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Martinsville’s William O’Neal endures pain, never quits on his goals
December 14, 2012VYPE MAGAZINE - Central Indiana
By Brian Peloza
For VYPE Magazine (Central Indiana)
Martinsville senior William O’Neal could have given up on his athletic career and not many people would have blinked an eye.
O’Neal endured an ACL tear to the same knee twice in the span of little more than a year, allowing him to play just seven games over his sophomore and junior seasons.
Still, quitting wasn’t an option for O’Neal. After all, if it was a Friday night in the fall, O’Neal only had one activity in which he wanted to participate: Martinsville football.
“He used to follow me around at practice when he was 3 years old,” said O’Neal’s grandfather, former Martinsville coach and Hall of Famer Bill Siderwicz. “When the players would do some of the drills he would blow a whistle he had.”
O’Neal was also ready for additional duties.
“I had a fake play folder and a whistle around my neck and would walk around behind him when the team was doing stretches on the field,” O’Neal said. “During the game when I was little I would stand on the sideline and at the time my dad did stats. I just remember watching the game with my fake play folder and walking around with (his father).”
Several years later O’Neal earned an actual playbook, seeing some varsity playing time as a freshman.
As a sophomore, O’Neal rushed 16 times for 126 yards in the first three games, an average of 7.8 yards per carry.
It was in the fourth game when a long, testing journey would confront O’Neal, who tore his ACL in a game at Terre Haute North.
After roughly a year of rehabilitation, O’Neal was back for his junior season and started it well as a running back and defensive back.
In the first four games he rushed 20 times for 217 yards and scored three touchdowns, averaging nearly 11 yards per carry. He also had 196 receiving yards.
Then, in that fourth game, he intercepted a pass and came down on the surgically repaired knee wrong. He tore his ACL again, this time more severely.
“With the first one I was a young player and I had to get back to get earn my spot back and get back to the level I wanted to play at, O’Neal said. “With the second one it was more serious and meant I only had one more shot at football. The first one was more laid back because I had two more years and still had time to develop, but with the second one I felt I had to come back stronger than I was before because I only had one more shot.”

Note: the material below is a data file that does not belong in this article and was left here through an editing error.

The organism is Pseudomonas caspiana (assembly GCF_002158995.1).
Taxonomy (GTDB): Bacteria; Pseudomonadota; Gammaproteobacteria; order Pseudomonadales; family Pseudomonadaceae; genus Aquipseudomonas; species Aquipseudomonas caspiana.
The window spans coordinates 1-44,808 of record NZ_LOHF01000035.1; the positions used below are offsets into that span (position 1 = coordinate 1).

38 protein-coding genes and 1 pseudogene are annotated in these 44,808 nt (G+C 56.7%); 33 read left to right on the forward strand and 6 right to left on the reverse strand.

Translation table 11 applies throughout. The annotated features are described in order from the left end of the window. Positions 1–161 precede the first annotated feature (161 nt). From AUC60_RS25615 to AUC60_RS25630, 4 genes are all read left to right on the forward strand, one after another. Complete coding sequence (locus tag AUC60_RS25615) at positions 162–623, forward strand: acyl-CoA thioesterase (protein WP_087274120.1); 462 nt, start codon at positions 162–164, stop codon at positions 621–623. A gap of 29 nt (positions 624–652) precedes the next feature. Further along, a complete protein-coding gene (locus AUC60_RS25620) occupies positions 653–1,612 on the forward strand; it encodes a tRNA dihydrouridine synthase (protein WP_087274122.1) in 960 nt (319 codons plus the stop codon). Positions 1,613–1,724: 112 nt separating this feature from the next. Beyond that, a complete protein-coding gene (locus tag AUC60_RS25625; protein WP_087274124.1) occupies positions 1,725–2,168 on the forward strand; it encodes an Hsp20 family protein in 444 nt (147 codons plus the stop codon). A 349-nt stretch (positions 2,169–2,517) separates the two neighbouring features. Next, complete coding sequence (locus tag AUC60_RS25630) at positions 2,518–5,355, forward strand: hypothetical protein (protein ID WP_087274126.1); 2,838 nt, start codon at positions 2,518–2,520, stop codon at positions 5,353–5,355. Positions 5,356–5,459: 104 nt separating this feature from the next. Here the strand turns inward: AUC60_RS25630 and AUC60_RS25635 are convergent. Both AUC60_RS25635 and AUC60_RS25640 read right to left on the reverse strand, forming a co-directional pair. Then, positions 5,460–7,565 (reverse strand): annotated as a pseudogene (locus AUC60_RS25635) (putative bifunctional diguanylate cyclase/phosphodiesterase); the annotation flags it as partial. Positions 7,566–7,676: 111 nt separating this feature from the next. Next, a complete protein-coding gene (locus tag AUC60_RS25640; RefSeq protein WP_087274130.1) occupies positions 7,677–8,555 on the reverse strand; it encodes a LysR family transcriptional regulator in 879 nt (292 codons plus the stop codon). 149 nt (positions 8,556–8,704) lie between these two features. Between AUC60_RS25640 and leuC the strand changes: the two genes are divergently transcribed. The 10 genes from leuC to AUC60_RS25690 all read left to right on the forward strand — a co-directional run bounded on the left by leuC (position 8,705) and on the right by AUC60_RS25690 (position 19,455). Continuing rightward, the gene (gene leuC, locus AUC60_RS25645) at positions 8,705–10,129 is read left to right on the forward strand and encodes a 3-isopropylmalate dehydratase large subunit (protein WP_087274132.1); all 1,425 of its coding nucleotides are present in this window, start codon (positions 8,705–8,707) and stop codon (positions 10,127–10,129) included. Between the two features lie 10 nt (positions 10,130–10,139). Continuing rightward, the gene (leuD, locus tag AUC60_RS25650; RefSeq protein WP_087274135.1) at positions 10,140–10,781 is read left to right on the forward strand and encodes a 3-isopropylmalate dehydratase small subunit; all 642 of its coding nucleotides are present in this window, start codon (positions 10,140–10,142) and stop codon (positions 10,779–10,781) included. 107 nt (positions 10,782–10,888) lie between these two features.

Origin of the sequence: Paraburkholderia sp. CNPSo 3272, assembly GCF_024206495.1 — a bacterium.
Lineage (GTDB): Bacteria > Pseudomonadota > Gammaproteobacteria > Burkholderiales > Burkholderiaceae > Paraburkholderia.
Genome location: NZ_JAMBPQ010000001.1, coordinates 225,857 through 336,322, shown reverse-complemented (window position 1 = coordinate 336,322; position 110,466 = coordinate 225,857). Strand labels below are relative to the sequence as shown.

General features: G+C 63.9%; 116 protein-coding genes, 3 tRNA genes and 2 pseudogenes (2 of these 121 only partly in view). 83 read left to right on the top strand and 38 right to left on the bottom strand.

With the second knee injury came a first: O’Neal not at the Martinsville game, as the timing of his surgery forced him to miss a game, something he even avoided with the first knee surgery.
“I had been to every game since I was three years old,” O’Neal said. “It was one of the worst feeling I’ve ever had - having to sit at home and listen to it on the radio. It was just tough not being there.”
However, the circumstances surrounding his second knee surgery were not simple. Initially, a doctor told O’Neal and his family a procedure should be completed to repair his knee, but it would end his high school athletic career due to recovery time.
Not playing his senior season wasn’t an option for O’Neal. A second doctor agreed to perform a similar surgery as the first to repair his knee.
With that decision came risks to O’Neal’s future plans. He has hopes of being accepted to West Point, and another knee injury would have ended those hopes.
“West Point is something I want to do and there was a risk playing but (Martinsville football) is something I’ve put 12 years of my life into and I didn’t want it to end on an injury in the middle of a game,” O’Neal said. “I wanted to cap it off positively so I was more determined to get back playing and I wanted to end my career on the field.”
O’Neal did just that as one of Martinsville’s standout defensive players, helping the Artesians to a 7-3 overall record and 4-2 in the Mid-States Conference.
As a defensive back, O’Neal compiled 48 tackles, third-most on the team. He also had three tackles for a loss, four pass breakups and one interception.
“He endured a lot and wanted to come back and play his senior season and chose to do that knowing there would be risks involved,” Martinsville Athletics Director Don Lipp said. “I think his toughness and grit, perseverance certainly played a role as a senior leader on our football team.”
Making it through the season healthy and contributing to a winning season was worth the risk associated with the second surgery and the pain endured during rehabilitation.
“It was a very difficult, long journey that took a lot more work than maybe the usual path would take,” O’Neal said. “I just had to be dedicated to playing. It’s something that has always been very important to (his family). It was something we were around all of the time. It’s not that anyone forced me to love it, I was just around it all of the time and it became something I really loved to do and I wanted to be a part of it.”
O’Neal recently interviewed with representatives of Sen. Dan Coats and Rep. Todd Rokita’s staffs, seeking a Congressional nomination for entry into West Point. He should find out by the end of December if he receives a nomination. If he receives a nomination, West Point will notify O’Neal in late-winter or early-spring if he’s been accepted.
If he’s not accepted into West Point, then O’Neal plans to attend Purdue University and participate in the ROTC program.